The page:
While Intel, Chartered, Motorola and SEMI continue to optimistically grapple with SARS and soft market issues, there are some firms that outwardly blame the outbreak for worsening economic woes.

Novellus Systems, a San Jose, Calif.-based maker of chemical deposition systems, said that “hysteria” over SARS is to blame for a 23 percent drop in orders next quarter.

“The war and SARS have had an adverse effect on people's confidence in the future; so they are very cautious,” says Richard Hill, Novellus Systems' CEO. “Asia has been particularly affected by SARS. There is a reluctance to interact amongst our customers… even amongst our employees. We are finding it difficult to continue to conduct training seminars, and needed meetings, in the course of actual business. As a result…we have had a significant decrease in our forecasted bookings.”

Masks and quarantine

Scientists say SARS is caused by a new strand from the coronaviruses family, which also causes the common cold.

The World Health Organization (WHO), a United Nations agency, says the airborne disease originated in China's southern province of Guangdong, before spreading to Hong Kong, where it was then carried around the world by air travelers.

Quarantines seem to be effective in slowing the spread in Hong Kong and elsewhere, but traveling in public throughout most of Asia and even in parts of Toronto is usually done with a facemask.

Many wear the stark white surgical masks. Some, mostly children, wear more decorative, even fashionable, facemasks that depict everything from floral patterns to a whiskered cat.

One firm, the Industrial Technology Research Institute (ITRI; Taipei), says it has developed an “anti-virus” mask. After two years of research, the ITRI's Union Chemical Laboratories announced that it has successfully developed a mask, which they claim can effectively fight against SARS, influenza, and enterovirus—the outbreak of which killed scores of patients in Taiwan in 1998.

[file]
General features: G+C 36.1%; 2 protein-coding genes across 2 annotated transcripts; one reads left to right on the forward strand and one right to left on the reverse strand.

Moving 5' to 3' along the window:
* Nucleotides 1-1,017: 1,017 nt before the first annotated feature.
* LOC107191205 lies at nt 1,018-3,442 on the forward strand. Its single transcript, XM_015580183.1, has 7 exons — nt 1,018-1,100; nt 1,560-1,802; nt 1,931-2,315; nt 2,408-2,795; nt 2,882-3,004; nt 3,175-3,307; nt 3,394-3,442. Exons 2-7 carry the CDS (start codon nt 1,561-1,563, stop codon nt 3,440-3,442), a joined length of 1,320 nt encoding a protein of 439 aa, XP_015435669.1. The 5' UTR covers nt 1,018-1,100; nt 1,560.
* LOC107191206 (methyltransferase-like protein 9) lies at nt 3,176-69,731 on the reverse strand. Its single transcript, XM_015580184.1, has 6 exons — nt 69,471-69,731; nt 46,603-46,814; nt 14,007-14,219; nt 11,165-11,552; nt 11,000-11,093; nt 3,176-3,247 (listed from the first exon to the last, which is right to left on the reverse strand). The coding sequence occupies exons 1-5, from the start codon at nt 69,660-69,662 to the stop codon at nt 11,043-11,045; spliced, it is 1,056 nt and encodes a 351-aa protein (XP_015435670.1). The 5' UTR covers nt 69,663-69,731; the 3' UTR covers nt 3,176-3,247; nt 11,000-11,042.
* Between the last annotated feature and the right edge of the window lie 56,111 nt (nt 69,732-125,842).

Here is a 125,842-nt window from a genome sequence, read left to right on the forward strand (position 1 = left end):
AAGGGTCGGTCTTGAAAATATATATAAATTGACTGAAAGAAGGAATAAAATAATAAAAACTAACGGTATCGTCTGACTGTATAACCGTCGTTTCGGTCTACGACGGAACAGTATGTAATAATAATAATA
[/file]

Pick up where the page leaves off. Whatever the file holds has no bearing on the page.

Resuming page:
SARS has indeed fueled the mask market. In fact, when asked, 3M Co. (St. Paul, Minn.), refuses even to say where its U.S. mask plant is, “simply because in the current environment, our experience has been that every 3M facility has been besieged by phone calls,” says Greg Snow, a corporate communications manager for 3M, in an interview with Toronto's The Globe and Mail.

The Centers for Disease Control and Prevention (CDC) has also been inundated with calls, receiving a record number regarding the threat of SARS. Julie Gerberding, CDC director, told a Senate panel the volume of daily calls sometimes exceeds 1,500. That's more than the CDC received even at the peak of the fall 2001 anthrax attacks, she said.

Anthony Fauci, director of the National Institute of Allergy and Infectious Disease, says there is not yet a need for quarantine in this country. Appearing on ABC's “Good Morning America,” Fauci pointed out that President Bush had signed an executive order adding SARS to the list of diseases for which quarantine could be imposed.

“We're prepared to move in that direction,” he said, adding that doing so is not yet necessary.